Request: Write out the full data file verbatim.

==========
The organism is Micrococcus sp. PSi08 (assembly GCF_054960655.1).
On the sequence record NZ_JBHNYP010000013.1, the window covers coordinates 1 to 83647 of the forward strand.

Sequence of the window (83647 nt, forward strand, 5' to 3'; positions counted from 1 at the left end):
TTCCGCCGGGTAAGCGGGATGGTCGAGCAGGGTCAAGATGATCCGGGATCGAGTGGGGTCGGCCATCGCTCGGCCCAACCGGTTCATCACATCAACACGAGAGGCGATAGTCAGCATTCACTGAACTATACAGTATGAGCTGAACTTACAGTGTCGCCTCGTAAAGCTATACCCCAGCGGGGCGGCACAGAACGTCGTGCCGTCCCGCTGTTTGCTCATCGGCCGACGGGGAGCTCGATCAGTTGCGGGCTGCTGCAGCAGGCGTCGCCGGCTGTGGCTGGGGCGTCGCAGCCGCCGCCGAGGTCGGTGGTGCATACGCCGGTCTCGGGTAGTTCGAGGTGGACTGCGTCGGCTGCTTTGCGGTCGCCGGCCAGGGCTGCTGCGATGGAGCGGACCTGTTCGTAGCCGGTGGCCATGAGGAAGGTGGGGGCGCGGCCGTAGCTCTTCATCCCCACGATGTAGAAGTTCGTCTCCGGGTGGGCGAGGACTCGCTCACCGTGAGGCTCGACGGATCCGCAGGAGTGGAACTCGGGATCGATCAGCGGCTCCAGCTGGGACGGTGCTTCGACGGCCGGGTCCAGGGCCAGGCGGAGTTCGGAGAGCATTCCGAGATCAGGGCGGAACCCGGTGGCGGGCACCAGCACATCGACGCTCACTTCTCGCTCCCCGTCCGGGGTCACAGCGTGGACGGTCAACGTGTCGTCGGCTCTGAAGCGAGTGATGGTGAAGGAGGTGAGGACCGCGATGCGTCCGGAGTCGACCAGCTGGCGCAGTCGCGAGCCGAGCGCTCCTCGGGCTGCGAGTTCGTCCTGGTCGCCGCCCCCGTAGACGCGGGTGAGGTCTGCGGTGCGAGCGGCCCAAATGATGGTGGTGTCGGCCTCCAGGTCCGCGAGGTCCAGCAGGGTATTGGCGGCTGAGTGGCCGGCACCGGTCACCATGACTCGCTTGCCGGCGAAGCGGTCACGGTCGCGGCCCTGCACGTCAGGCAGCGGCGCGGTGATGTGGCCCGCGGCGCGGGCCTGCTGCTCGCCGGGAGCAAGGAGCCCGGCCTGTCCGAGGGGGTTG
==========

The organism is Micrococcus sp. PSi08 (assembly GCF_054960655.1).
On the sequence record NZ_JBHNYP010000013.1, the window covers coordinates 1 to 83647 of the forward strand.

Sequence of the window (83647 nt, forward strand, 5' to 3'; positions counted from 1 at the left end):
TTCCGCCGGGTAAGCGGGATGGTCGAGCAGGGTCAAGATGATCCGGGATCGAGTGGGGTCGGCCATCGCTCGGCCCAACCGGTTCATCACATCAACACGAGAGGCGATAGTCAGCATTCACTGAACTATACAGTATGAGCTGAACTTACAGTGTCGCCTCGTAAAGCTATACCCCAGCGGGGCGGCACAGAACGTCGTGCCGTCCCGCTGTTTGCTCATCGGCCGACGGGGAGCTCGATCAGTTGCGGGCTGCTGCAGCAGGCGTCGCCGGCTGTGGCTGGGGCGTCGCAGCCGCCGCCGAGGTCGGTGGTGCATACGCCGGTCTCGGGTAGTTCGAGGTGGACTGCGTCGGCTGCTTTGCGGTCGCCGGCCAGGGCTGCTGCGATGGAGCGGACCTGTTCGTAGCCGGTGGCCATGAGGAAGGTGGGGGCGCGGCCGTAGCTCTTCATCCCCACGATGTAGAAGTTCGTCTCCGGGTGGGCGAGGACTCGCTCACCGTGAGGCTCGACGGATCCGCAGGAGTGGAACTCGGGATCGATCAGCGGCTCCAGCTGGGACGGTGCTTCGACGGCCGGGTCCAGGGCCAGGCGGAGTTCGGAGAGCATTCCGAGATCAGGGCGGAACCCGGTGGCGGGCACCAGCACATCGACGCTCACTTCTCGCTCCCCGTCCGGGGTCACAGCGTGGACGGTCAACGTGTCGTCGGCTCTGAAGCGAGTGATGGTGAAGGAGGTGAGGACCGCGATGCGTCCGGAGTCGACCAGCTGGCGCAGTCGCGAGCCGAGCGCTCCTCGGGCTGCGAGTTCGTCCTGGTCGCCGCCCCCGTAGACGCGGGTGAGGTCTGCGGTGCGAGCGGCCCAAATGATGGTGGTGTCGGCCTCCAGGTCCGCGAGGTCCAGCAGGGTATTGGCGGCTGAGTGGCCGGCACCGGTCACCATGACTCGCTTGCCGGCGAAGCGGTCACGGTCGCGGCCCTGCACGTCAGGCAGCGGCGCGGTGATGTGGCCCGCGGCGCGGGCCTGCTGCTCGCCGGGAGCAAGGAGCCCGGCCTGTCCGAGGGGGTTG